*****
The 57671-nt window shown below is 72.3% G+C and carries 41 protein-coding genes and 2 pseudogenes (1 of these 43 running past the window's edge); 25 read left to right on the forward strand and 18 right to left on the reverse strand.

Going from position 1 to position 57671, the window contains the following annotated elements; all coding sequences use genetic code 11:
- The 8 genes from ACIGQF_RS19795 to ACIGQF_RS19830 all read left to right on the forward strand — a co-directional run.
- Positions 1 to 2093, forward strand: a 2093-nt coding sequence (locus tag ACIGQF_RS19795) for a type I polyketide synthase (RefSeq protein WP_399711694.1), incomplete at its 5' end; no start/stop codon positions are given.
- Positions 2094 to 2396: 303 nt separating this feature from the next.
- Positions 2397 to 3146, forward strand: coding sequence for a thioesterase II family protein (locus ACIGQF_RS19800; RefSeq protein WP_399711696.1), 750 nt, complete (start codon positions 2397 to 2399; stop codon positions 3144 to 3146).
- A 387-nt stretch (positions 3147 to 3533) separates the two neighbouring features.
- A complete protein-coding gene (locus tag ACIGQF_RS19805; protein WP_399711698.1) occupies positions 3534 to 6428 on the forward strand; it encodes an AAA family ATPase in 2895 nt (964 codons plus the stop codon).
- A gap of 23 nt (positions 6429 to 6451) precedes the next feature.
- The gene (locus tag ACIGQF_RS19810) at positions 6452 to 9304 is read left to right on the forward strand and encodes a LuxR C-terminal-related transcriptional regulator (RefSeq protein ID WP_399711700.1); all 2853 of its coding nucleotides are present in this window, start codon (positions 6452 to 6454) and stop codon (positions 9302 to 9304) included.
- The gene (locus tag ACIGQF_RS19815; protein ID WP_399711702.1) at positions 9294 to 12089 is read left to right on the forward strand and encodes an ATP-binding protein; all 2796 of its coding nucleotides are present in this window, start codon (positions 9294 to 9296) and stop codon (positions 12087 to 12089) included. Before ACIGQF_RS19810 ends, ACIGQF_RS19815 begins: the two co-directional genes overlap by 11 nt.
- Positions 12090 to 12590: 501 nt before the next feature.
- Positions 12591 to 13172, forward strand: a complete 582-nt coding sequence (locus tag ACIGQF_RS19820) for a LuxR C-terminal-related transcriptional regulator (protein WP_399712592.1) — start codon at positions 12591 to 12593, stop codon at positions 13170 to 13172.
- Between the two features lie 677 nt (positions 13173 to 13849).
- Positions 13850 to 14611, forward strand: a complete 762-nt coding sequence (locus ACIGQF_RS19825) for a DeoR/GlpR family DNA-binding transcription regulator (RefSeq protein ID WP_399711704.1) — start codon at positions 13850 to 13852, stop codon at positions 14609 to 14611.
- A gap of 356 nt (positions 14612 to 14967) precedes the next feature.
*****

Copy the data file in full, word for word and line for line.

The 57671-nt window shown below is 72.3% G+C and carries 41 protein-coding genes and 2 pseudogenes (1 of these 43 running past the window's edge); 25 read left to right on the forward strand and 18 right to left on the reverse strand.

Going from position 1 to position 57671, the window contains the following annotated elements; all coding sequences use genetic code 11:
- The 8 genes from ACIGQF_RS19795 to ACIGQF_RS19830 all read left to right on the forward strand — a co-directional run.
- Positions 1 to 2093, forward strand: a 2093-nt coding sequence (locus tag ACIGQF_RS19795) for a type I polyketide synthase (RefSeq protein WP_399711694.1), incomplete at its 5' end; no start/stop codon positions are given.
- Positions 2094 to 2396: 303 nt separating this feature from the next.
- Positions 2397 to 3146, forward strand: coding sequence for a thioesterase II family protein (locus ACIGQF_RS19800; RefSeq protein WP_399711696.1), 750 nt, complete (start codon positions 2397 to 2399; stop codon positions 3144 to 3146).
- A 387-nt stretch (positions 3147 to 3533) separates the two neighbouring features.
- A complete protein-coding gene (locus tag ACIGQF_RS19805; protein WP_399711698.1) occupies positions 3534 to 6428 on the forward strand; it encodes an AAA family ATPase in 2895 nt (964 codons plus the stop codon).
- A gap of 23 nt (positions 6429 to 6451) precedes the next feature.
- The gene (locus tag ACIGQF_RS19810) at positions 6452 to 9304 is read left to right on the forward strand and encodes a LuxR C-terminal-related transcriptional regulator (RefSeq protein ID WP_399711700.1); all 2853 of its coding nucleotides are present in this window, start codon (positions 6452 to 6454) and stop codon (positions 9302 to 9304) included.
- The gene (locus tag ACIGQF_RS19815; protein ID WP_399711702.1) at positions 9294 to 12089 is read left to right on the forward strand and encodes an ATP-binding protein; all 2796 of its coding nucleotides are present in this window, start codon (positions 9294 to 9296) and stop codon (positions 12087 to 12089) included. Before ACIGQF_RS19810 ends, ACIGQF_RS19815 begins: the two co-directional genes overlap by 11 nt.
- Positions 12090 to 12590: 501 nt before the next feature.
- Positions 12591 to 13172, forward strand: a complete 582-nt coding sequence (locus tag ACIGQF_RS19820) for a LuxR C-terminal-related transcriptional regulator (protein WP_399712592.1) — start codon at positions 12591 to 12593, stop codon at positions 13170 to 13172.
- Between the two features lie 677 nt (positions 13173 to 13849).
- Positions 13850 to 14611, forward strand: a complete 762-nt coding sequence (locus ACIGQF_RS19825) for a DeoR/GlpR family DNA-binding transcription regulator (RefSeq protein ID WP_399711704.1) — start codon at positions 13850 to 13852, stop codon at positions 14609 to 14611.
- A gap of 356 nt (positions 14612 to 14967) precedes the next feature.